It doesn’t have to be a recent IPO, either. Shake Shack (SHAK), for instance, has been around for years but has mostly been gyrating up and down. But it looks to have changed character after announcing a bold store opening plan (45% hike in the store count within two years). The recent three-month sideways pattern looks like a normal rest, too.


Exact names aside, our overall point is that most of the questions we get these days involve the names of former leaders that, at least to this point, still look weak. Remember that fresher names are likely to provide better opportunities as growth stocks truly come back into favor.

Sentiment: Short Term vs. Long Term
One of the flies in the market’s ointment when it comes to the here and now is sentiment— while the super-frothy action from January and February (Reddit traders and the like) has definitely dissipated, we’re disappointed to see many measures tell us the average Joe is still pretty hot and heavy for stocks despite the eight-week rough patch in growth stocks.

Our Real Money Index, for instance, recently hit a multi-year high before backing off. To be fair, money flows have been horrifically negative for years—in the two years ending November, a whopping $500 billion flowed out of equity funds and ETFs, so the latest push higher (about $100 billion in the past five months) isn’t obscene. But on a short-term basis, there’s little question that money flows point to little fear or worry among investors.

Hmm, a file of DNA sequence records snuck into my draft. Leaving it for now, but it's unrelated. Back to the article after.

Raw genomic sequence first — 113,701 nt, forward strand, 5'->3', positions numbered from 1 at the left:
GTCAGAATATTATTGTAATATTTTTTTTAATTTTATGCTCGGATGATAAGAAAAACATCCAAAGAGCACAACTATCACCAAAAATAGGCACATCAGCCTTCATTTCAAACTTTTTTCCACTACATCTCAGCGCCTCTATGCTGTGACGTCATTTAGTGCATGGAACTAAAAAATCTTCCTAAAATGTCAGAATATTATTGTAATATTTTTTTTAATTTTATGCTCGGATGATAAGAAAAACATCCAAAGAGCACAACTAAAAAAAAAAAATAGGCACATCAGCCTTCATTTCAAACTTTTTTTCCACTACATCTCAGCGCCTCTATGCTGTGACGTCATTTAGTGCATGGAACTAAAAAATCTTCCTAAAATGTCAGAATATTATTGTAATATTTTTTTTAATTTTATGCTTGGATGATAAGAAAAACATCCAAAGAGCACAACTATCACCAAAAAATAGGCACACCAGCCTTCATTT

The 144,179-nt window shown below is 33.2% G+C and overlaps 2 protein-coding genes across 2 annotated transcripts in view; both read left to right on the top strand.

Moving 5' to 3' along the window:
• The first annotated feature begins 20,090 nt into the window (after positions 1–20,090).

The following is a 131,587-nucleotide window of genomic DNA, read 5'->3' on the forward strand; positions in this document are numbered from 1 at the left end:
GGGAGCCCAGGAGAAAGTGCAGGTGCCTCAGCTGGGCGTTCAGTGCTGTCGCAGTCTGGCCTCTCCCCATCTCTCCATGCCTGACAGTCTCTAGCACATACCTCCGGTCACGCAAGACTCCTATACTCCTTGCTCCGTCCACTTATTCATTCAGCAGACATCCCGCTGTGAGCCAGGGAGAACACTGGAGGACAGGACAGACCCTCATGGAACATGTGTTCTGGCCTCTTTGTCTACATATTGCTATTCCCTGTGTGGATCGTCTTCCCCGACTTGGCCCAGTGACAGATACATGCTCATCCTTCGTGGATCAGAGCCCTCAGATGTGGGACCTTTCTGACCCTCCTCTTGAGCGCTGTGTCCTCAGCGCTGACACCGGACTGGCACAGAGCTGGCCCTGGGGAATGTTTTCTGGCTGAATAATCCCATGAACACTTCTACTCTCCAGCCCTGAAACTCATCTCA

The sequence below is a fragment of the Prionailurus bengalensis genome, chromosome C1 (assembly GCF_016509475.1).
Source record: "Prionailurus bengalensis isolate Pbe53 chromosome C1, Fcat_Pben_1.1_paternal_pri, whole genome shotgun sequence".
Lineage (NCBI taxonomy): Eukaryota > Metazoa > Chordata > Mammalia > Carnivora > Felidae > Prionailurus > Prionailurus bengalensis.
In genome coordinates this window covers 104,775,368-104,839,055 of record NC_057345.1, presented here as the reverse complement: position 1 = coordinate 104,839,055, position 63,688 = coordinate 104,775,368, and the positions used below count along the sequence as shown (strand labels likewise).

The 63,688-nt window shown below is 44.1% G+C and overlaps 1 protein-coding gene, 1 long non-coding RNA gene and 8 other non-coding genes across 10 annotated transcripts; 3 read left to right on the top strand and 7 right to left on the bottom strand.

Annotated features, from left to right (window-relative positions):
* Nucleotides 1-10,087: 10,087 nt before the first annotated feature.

That message is confirmed by many other measures, too. Take a look at the AAII survey; below is a multi-year chart of the survey, with the eight-week moving average of bearish responses in blue. You can see the line has dipped toward its lowest level in years (very few people are bearish)—and most of those resulted in some tough sledding for the market in the months after.


Is this a reason to bet against the rally? No—we always go with the primary evidence first. But combined with the divergences out there among the major indexes and the relatively few breakouts (so far), we do think it’s a reason to go slow and make the bulls prove themselves going forward.

Cabot Market Timing Indicators
The evidence has definitely improved during the past couple of weeks, with the Nasdaq perking up and some growth stocks doing the same. With the trends up, we’re putting some money to work, but given the lack of power and elevated sentiment, we think it’s’ best to go slow and let the market prove itself going forward.

Cabot Trend Lines: Bullish
Our Cabot Trend Lines have cooled off in general during the past two months, but at no point has this reliable, big-picture indicator come close to shouting caution. At the end of last week, both the S&P 500 and Nasdaq were about 10% (give or take) above their respective 35-week lines, which is a strong showing given the action since late January. All told, the longer-term trend remains firmly up.

Cabot Trend Lines

Cabot Tides: Bullish
The Cabot Tides have remained positive throughout the past few weeks as most of the indexes we track have stayed above their lower (50-day lines). And now the one holdout may be rejoining the party—the Nasdaq Composite (daily chart shown here) has lifted back above its own 50-day line for the first time in about a month and has held those gains. It doesn’t affect the bullish signal, but it’s a feather in the cap for growth stocks.

Nasdaq Tides 040821

Cabot Real Money Index: Negative
As we wrote above, sentiment remains a fly in the ointment when it comes to the overall evidence, with many signs of complacency out there—our Real Money Index recently hit its highest level in years, with money continuing to pour into equity ETFs as most of the news out there (vaccines, economy) is good. It’s not the be-all, end-all, but it’s a headwind for the market.

Real Money Index

Charts courtesy of

The next Cabot Growth Investor issue will be published on April 22, 2021.